At the University of Utah Department of Public Safety, we know why all dogs go to heaven.
With very heavy hearts, we announce the unexpected passing of our much-loved K9, Zarah, on Wednesday, February 8th after a brief illness. We send our sincere condolences to both of her trainers, Matt Feltenberger and Jason Jarvie.
Though she didn’t have any pedigree at all, let alone a fancy one, and she wasn’t the youngest working dog at around nine years old, Zarah taught all of us about the importance of attitude and determination.
Because of the intensely physical nature of searching for explosives over large areas like arenas and stadiums, dogs normally go on short deployments. “Zarah had the ability to be super effective through very long deployments and had a ton of stamina despite her age,” said her most recent handler, Officer Jason Jarvie. “With her I learned about endurance, about what’s possible with true passion for the work.”
Zarah found an ideal partnership with Jarvie, whom she joined in the summer of 2021. He had an amazing connection with her and was able to get her to do things that no one else could.
In her four years as a bomb dog for University Police, Zarah cleared venues for all major sporting events and helped local police departments on a smaller scale after bomb threats. She worked NBA games and the Iron Man World Championships in St. George. Every job was motivated solely by a tennis ball.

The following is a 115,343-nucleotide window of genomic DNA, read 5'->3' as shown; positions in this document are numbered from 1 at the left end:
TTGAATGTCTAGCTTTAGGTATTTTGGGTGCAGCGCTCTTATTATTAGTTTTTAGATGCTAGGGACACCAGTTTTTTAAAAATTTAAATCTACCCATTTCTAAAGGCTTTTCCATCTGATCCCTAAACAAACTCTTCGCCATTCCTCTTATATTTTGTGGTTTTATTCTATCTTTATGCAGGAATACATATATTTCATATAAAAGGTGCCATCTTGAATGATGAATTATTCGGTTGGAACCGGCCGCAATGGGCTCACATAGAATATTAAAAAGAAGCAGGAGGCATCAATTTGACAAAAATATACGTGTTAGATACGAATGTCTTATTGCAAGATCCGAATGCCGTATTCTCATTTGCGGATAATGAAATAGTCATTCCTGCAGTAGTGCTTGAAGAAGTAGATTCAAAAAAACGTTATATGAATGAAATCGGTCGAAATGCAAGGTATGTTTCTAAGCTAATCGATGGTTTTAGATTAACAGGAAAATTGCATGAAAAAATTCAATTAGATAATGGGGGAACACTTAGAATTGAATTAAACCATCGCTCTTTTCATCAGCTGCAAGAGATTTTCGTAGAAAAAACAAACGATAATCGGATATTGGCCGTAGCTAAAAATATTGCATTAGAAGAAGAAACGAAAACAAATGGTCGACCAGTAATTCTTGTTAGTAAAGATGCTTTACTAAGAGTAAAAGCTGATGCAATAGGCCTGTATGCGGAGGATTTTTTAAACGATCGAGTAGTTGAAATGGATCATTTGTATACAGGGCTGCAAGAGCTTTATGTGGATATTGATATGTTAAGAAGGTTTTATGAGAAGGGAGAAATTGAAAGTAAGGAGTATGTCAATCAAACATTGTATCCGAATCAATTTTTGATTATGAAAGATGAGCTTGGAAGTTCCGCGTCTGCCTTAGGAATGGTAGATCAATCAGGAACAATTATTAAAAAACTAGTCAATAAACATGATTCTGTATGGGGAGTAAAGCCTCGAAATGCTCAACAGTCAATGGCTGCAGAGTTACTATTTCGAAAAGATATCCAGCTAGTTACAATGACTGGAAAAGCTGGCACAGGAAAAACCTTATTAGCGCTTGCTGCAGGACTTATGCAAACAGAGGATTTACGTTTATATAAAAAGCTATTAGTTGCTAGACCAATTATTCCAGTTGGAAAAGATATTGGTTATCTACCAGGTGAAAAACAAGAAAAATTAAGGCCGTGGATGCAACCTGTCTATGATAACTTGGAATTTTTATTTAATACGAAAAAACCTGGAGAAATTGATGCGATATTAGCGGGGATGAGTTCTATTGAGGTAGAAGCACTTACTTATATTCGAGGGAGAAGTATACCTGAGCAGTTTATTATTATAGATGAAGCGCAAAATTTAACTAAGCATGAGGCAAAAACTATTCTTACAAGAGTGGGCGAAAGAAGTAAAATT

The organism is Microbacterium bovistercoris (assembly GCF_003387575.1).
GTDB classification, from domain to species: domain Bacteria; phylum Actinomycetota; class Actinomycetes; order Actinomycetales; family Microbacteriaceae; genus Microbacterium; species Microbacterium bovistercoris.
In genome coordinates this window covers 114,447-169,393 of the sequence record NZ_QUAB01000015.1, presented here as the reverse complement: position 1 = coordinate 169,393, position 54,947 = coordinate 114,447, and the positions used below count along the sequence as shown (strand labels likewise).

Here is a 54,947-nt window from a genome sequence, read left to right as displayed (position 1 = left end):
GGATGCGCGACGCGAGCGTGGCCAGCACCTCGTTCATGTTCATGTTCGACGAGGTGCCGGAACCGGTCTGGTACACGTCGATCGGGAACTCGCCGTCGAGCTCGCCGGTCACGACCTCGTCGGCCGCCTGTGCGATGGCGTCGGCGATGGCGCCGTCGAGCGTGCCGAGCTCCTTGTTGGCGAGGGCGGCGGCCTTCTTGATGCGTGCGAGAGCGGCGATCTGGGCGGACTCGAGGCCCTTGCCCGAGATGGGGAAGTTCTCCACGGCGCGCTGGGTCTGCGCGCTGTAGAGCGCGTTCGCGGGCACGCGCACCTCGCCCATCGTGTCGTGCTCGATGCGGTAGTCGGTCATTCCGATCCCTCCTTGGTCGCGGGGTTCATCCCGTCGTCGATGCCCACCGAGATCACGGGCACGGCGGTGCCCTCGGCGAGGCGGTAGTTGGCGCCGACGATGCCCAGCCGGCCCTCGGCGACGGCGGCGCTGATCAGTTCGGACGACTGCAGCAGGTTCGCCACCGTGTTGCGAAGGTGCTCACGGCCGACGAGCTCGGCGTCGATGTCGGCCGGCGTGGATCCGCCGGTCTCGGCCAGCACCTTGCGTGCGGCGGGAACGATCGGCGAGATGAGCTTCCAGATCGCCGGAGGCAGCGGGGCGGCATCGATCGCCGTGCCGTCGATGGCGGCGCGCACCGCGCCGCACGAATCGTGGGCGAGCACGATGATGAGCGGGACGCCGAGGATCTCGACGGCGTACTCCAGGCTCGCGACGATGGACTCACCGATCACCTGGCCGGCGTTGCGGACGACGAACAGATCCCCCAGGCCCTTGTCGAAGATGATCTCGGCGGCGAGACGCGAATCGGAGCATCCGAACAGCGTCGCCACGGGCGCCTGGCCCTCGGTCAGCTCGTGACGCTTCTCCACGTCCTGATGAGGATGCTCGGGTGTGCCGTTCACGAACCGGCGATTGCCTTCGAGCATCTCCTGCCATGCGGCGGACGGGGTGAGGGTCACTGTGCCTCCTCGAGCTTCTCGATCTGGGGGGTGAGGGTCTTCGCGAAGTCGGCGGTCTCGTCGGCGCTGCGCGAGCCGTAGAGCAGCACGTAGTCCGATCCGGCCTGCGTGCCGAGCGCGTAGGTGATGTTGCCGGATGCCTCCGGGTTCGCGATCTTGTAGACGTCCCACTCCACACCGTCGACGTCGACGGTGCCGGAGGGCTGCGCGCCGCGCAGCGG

Yet, as much as she loved to work, Zarah’s playful nature could be seen in her mornings spent pouncing through and attacking the snow while Jarvie shoveled the driveway, or waiting for his oldest daughter to throw sticks for her. “She would go up to my daughter and just howl until she threw a stick. She trained my daughter like that.”
Zarah was all in for relaxation too. “She’s a boulder,” said Jarvie. “She’ll just lay there completely still and rest.”
Officers always knew when Zarah was in the building because of her signature bark-howl. Her hound DNA was evident as she bayed repeatedly to encourage timely reward or show excitement for work or play.
“She was just an awesome dog,” said Patrol Lieutenant Rich Whittaker, who calls himself ‘Zarah’s favorite uncle.’ “She had such a sweet temperament, loved working, loved people, was never threatening. You really couldn’t ask for a better dog.”
Rest in peace, Zarah. We hope heaven is full of tennis balls, soft beds, and all the treats you can eat. Thank you for your grit and your great love for protecting people. You were a good gal.
The Department is currently working to build a four-dog team for their K9 unit. Each dog will partner with an officer with whom they will live and work.